The contribution of skilled immigrants to the South African economy since 1994 : a case study of health and higher education sectors

Phiri, Kennedy (2010-12)

Thesis (MDF)--University of Stellenbosch, 2010.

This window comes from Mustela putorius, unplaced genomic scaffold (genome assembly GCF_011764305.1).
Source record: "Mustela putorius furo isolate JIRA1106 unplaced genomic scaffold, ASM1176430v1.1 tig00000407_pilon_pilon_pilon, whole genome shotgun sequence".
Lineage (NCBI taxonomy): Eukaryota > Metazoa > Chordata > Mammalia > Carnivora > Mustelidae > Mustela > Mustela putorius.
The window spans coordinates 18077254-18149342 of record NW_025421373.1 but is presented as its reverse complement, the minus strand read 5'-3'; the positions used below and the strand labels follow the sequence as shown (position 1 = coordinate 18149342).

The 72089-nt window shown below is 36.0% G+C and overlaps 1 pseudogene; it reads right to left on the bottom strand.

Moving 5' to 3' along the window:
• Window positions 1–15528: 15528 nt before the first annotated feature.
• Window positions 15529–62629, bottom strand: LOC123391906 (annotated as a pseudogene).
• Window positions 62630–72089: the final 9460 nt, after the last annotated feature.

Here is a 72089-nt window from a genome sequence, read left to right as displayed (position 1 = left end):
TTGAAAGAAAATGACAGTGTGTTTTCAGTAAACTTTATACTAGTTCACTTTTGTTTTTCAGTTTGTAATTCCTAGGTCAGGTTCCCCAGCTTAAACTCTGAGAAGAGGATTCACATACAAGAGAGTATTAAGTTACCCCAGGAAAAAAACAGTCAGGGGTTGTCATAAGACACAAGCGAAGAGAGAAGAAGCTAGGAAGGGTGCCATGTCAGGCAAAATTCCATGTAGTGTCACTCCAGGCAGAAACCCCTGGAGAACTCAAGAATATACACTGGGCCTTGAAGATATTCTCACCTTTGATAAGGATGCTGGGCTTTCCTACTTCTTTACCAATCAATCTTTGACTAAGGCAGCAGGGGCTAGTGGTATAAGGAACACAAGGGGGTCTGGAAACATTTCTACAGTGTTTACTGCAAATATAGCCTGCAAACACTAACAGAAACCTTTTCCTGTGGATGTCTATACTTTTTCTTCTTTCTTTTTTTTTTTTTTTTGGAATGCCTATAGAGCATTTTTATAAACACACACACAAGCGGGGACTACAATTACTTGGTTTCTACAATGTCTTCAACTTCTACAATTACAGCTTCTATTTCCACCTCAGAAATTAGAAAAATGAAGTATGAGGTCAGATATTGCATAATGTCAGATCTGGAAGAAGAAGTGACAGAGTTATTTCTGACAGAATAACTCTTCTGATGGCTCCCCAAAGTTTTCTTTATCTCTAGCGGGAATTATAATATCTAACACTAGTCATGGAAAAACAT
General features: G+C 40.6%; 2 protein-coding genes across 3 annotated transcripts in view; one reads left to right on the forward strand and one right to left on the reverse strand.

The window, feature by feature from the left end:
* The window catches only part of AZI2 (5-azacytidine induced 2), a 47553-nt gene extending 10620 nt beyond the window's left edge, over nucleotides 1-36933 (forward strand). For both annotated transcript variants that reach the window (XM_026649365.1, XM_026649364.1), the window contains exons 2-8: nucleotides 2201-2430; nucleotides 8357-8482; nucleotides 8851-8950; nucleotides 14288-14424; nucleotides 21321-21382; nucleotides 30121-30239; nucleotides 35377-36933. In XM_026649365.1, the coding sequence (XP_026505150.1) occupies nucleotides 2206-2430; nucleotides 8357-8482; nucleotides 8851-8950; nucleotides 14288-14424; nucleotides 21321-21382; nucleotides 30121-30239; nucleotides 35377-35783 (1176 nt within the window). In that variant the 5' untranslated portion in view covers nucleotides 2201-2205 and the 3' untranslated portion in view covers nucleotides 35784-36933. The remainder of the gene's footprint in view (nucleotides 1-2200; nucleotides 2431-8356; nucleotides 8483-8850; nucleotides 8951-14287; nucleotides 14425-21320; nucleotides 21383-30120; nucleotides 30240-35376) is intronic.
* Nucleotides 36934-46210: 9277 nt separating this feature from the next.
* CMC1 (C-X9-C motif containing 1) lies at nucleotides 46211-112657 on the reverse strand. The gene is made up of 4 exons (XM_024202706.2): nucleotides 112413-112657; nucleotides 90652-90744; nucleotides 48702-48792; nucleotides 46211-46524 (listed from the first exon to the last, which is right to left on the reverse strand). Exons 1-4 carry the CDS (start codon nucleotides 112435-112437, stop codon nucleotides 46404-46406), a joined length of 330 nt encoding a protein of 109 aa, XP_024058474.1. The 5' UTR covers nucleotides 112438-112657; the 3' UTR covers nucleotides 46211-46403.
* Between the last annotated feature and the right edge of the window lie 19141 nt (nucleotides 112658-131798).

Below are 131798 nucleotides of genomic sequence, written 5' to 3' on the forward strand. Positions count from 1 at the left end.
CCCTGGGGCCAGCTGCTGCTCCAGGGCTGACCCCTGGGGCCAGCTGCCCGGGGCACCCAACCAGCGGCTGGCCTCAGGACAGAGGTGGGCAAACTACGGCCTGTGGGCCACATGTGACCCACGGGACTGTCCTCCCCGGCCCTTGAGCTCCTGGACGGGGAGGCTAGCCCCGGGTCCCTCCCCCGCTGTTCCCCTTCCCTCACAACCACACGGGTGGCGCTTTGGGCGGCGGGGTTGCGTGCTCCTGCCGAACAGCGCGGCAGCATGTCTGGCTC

For many years, people have migrated to other parts of their countries or across national borders. The reasons for the phenomenon of migration are many. People tend to migrate from poorer regions or countries to those that are comparatively better than their places of origin. Migration affects both host and destination countries in many ways. While there is evidence to support positive effects from migrations, mostly in developed countries, there is ongoing debate in most developing countries as to the effect of this phenomenon of migration. Immigrants are often associated with negative effects in destination countries. The purpose of this research is to determine the contribution of skilled professional immigrants to the South African economy. This report will narrow its focus to a case study of the contribution of skilled professionals in the health and higher education sectors but will also take a cursory look at the broad effects of other immigrant categories in South Africa. This research report focused on selected sectors of the South African economy since 1994 and found enough evidence to conclude that immigrants contribute positively to the South African economy. This is contrary to commonly held assumptions that foreign immigrants negatively affect the South African economy. However, this research only focused on the higher education and health sectors. A broader understanding of the effects of immigrants on the South Africa economy therefore requires further investigation.

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